The layer that protects, beautifies, improves or strengthens materials is the subject of an exhibition at Het Nieuwe Instituut from 27 January 2017. In recent years, the institute has devoted exhibitions to the materials wood, plastic and glass. Designer Chris Kabel decided to approach the subject of materials in another way, namely by looking at their finish. Together with design studio Koehorst in ’t Veld he has curated an exhibition on the subject.
What makes this subject so interesting for you?
Chris Kabel: If you look closely, you’ll see that all the materials around us have a finish. This chair has a powder coating, the wall is painted and your mobile phone has a coating to stop it getting greasy. Many things could not function at all without a final layer. Ships, for example, cannot set sail without a coat of paint. An excellent example of an object that is almost entirely reliant on its surface coating for its integrity is IKEA’s famous LACK side table, which comprises nothing more than particleboard covered with a layer of laminate. I thought it would be interesting to look at the final layer that gives things their functionality.
Toon Koehorst: We are especially interested in the coatings used to achieve a certain effect, the finishing layer intended to cover something or make it more beautiful or more attractive, or which aims to tone something down or indeed to intensify it. The fascinating thing is that it is usually a very thin layer, sometimes only a few micrometres thick. And that wafer-thin later determines everything. You can use it to seduce, but also to disguise. You see this, for example, in car paints: those gleaming and glistening coatings are explicitly designed to give cars a seductive appearance while also concealing plastic components.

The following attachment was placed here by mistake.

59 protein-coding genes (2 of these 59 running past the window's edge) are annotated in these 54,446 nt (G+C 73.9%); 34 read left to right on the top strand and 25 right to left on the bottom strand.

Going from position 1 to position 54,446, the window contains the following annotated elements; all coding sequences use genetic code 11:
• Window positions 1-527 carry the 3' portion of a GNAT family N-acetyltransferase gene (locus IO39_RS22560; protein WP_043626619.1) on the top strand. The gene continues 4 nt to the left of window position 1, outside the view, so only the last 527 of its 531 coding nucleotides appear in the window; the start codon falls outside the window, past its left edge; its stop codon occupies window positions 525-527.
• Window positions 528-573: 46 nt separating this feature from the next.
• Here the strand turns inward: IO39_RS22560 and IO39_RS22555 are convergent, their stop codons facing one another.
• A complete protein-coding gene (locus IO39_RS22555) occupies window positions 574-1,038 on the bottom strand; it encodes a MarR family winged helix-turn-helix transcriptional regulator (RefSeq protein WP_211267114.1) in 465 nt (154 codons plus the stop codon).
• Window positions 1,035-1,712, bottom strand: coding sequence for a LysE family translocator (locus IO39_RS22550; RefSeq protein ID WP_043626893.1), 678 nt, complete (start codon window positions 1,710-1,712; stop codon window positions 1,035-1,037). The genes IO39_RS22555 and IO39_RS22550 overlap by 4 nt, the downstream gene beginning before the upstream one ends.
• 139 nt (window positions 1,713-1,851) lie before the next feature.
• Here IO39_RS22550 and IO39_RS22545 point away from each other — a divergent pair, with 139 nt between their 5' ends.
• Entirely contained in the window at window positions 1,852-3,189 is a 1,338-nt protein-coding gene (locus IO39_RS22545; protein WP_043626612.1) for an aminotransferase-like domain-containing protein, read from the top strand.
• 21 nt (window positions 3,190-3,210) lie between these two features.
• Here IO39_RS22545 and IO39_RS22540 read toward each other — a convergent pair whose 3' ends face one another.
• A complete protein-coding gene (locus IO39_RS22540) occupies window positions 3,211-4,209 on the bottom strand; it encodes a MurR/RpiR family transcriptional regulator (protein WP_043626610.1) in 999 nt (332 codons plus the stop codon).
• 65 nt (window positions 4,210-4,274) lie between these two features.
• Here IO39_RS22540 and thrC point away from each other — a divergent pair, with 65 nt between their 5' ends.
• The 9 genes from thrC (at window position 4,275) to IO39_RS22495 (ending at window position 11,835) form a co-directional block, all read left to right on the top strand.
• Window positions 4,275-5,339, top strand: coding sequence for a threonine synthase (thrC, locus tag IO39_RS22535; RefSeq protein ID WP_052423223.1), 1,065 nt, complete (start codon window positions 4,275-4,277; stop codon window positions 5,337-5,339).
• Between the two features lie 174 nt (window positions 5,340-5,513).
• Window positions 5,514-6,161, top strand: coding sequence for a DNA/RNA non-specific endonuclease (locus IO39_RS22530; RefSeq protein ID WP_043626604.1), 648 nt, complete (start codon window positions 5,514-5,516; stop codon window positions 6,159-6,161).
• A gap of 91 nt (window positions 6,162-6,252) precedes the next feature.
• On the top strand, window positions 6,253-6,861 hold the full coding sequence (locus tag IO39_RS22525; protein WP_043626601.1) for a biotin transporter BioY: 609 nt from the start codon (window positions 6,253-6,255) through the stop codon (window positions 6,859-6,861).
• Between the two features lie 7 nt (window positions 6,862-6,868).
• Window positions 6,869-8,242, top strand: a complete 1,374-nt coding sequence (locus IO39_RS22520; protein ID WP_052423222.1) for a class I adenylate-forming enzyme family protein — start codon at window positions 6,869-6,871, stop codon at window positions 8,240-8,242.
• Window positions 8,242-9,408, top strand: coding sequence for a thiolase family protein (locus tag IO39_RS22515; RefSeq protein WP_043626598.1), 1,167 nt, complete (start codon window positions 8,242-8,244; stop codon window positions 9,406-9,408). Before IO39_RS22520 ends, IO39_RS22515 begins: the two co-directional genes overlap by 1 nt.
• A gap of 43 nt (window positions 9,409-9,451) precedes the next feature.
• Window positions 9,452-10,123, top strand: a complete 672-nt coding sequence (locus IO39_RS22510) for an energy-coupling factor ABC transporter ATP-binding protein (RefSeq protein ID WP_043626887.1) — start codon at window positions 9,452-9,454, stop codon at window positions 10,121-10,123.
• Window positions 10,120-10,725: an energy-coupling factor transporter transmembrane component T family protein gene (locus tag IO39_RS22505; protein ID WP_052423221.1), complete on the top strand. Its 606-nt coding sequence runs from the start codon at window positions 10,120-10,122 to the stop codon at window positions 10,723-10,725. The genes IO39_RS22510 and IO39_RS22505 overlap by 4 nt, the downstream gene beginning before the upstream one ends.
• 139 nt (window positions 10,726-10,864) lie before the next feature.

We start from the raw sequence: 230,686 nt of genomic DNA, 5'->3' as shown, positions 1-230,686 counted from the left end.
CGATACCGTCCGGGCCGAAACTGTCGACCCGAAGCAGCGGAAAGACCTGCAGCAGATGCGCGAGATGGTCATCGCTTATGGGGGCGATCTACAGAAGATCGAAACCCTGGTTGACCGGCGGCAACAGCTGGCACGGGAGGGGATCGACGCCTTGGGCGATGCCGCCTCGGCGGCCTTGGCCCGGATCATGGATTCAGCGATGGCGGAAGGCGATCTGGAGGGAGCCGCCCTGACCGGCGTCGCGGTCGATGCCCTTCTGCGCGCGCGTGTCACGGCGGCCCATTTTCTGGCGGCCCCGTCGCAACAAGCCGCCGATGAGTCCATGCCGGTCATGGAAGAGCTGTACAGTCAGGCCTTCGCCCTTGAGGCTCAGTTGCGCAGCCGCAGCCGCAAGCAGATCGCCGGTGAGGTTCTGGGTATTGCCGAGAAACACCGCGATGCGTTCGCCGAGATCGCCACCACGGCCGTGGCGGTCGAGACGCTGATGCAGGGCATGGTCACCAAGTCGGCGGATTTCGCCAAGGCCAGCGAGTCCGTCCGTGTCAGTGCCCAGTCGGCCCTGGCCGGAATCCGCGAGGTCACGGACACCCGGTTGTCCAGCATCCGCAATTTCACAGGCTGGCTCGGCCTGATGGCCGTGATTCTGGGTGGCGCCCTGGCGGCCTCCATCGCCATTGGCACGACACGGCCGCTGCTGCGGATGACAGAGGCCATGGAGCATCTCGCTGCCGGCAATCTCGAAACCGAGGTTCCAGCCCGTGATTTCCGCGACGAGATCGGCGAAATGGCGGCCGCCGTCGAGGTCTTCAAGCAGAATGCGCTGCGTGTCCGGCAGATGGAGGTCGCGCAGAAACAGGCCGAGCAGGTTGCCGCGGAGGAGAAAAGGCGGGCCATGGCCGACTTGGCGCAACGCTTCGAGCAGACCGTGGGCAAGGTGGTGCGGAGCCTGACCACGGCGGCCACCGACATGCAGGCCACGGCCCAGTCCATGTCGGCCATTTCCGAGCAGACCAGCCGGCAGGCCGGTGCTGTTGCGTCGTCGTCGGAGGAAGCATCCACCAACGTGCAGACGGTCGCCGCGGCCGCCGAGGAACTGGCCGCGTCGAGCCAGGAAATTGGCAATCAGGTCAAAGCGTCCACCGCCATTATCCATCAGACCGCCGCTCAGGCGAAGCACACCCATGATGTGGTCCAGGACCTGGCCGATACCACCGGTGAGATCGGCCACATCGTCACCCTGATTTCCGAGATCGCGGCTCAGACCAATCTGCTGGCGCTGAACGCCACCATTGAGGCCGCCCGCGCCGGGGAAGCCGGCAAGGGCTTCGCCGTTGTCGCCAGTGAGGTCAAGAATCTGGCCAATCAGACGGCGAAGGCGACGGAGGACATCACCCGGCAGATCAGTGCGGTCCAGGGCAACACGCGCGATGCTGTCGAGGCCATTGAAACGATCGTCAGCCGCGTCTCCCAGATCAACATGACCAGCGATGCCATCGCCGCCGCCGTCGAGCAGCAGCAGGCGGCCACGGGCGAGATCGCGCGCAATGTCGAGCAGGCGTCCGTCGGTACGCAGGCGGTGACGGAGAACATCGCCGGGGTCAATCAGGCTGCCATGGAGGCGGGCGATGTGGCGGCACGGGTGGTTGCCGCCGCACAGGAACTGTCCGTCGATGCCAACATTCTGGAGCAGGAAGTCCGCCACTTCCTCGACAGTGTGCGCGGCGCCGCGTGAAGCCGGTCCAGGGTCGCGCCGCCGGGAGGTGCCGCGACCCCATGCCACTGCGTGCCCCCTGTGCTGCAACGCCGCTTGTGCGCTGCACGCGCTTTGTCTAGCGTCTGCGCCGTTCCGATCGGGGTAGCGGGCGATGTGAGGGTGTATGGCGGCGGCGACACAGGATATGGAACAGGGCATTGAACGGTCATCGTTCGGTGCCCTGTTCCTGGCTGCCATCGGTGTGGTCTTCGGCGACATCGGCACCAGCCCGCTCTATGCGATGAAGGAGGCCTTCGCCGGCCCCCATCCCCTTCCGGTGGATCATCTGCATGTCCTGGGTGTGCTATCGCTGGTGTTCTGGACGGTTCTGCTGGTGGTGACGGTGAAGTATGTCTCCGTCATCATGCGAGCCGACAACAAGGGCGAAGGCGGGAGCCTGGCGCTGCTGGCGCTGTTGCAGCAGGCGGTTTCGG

Jannetje in ’t Veld: Many coatings are invisible, such as the ones sprayed on apples, frying pans, walls or clothing. These surfaces are designed not to seduce but to repel. They have a phobic effect: anti-graffiti, non-stick, rainproof or anti-Wi-Fi.
What do you want to achieve with the exhibition? What can the visitor expect?
TK: Architectural practice Monadnock designed a series of spectacular pavilions based on a funfair. These contain a veritable ‘cabinet of curiosities’ of extraordinary and unexpected objects and projects, all of them focussing on the outer skin. The visitor can then delve into the often-invisible functions, meanings and possibilities of coatings and finishes.
What makes the subject so urgent is that there’s a great awareness of the potential of the surface within industry and science, while hardly any attention is paid to finishes in design education. That’s where the profit margin is for industry: new applications and functionalities can be developed for finishes that have hardly any volume and yet have an enormous impact. This makes it a fascinating subject to explore, especially in the design world: we need to talk about the finish!
CK: Though new technologies such as nanotechnology, the final layer can add new behaviour to materials and objects. For example, we now have conductive paint that does away with the need for electric cabling. Miniscule solar cells can also be added to paint. The possibilities for surface treatments are growing all the time. It is now possible to have a print float on water. When you dip an object into it, the water seamlessly coats the object with the print. In America many people use this technique to give their weapons or car rims a camouflage print. These are fairly banal examples, but these are techniques that designers could do very interesting things with.
How are these various examples and aspects of finishes presented in the exhibition?